A collaborative research project between Yan Shichao, an assistant Professor in School of Physical Science and Technology at ShanghaiTech University and Professor Sebastian Loth at Max Planck Institute in Germany discovered the spin-based NDR effect in antiferromagnetically coupled few-atom spin chains. Their research paper on the “Dynamical Negative Differential Resistance in Antiferromagnetically Coupled Few-Atom Spin Chains” was published in Physical Review Letters on November 21, 2017.
Negative differential resistance (NDR), referring to a decrease in current as voltage increases, is an important effect that has been widely used in modern electronic devices. In 1957, Japanese scientist Leo Esaki discovered the NDR effect in tunneling diode, which was the first demonstration of electron tunneling in solids. Esaki was awarded the Nobel Prize for this discovery in 1973.
NDR is usually achieved by the shift or occupation of the electronic states, which requires the operating voltage to be on the scale of 1 volt. However, electrons also have spin degree of freedom. Exploring the spin-based NDR may enable low-power consumption spintronic devices.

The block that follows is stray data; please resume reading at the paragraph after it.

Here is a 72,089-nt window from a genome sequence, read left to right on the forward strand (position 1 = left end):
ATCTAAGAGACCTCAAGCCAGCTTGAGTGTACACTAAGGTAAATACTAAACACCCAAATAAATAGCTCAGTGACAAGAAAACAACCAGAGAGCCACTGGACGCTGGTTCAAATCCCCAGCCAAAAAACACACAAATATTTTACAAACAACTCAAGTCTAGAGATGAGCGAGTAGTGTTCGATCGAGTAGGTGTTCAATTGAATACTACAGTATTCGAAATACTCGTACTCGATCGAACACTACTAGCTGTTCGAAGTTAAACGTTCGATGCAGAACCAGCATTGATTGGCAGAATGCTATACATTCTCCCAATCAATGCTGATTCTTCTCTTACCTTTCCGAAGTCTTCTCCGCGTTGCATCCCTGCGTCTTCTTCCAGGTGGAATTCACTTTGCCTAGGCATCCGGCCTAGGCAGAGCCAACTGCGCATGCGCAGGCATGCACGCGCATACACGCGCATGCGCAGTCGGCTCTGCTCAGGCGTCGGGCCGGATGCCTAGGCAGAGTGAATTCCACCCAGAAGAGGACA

Yan Shichao and his collaborators assembled a three-atom spin chain by scanning tunneling microscope (STM) atom manipulation technique. Then they measured the spin dependent tunneling current through this spin chain with spin-polarized STM, and they found strong NDR effect in this spin dependent electron tunneling processes. This spin-based NDR works at only a few millivolts and it is tunable with external magnetic field and magnetic interaction with the spin-polarized STM tip.
By further modeling the experiment, they found that this spin-based NDR was induced by exciting the spin chain into an excited spin state that suddenly increased the magnetoresistance in the spin-polarized tunneling junction. This NDR effect may be useful for the applications of low-power consumption spintronic devices. Because of the sensitivity of this NDR to magnetic interaction, it has potential as the basis for atomic-scale magnetic sensors.
Read more at: https://journals.aps.org/prl/abstract/10.1103/PhysRevLett.119.217201
(a) Schematic of the spin-polarized tunneling through the spin chain; (b) Spin-polarized tunneling current as a function of bias voltage (orange line) and the spin-polarized differential conductance spectrum (blue line); (c) Spin-polarized differential conductance spectra at different tunnel junction conductances.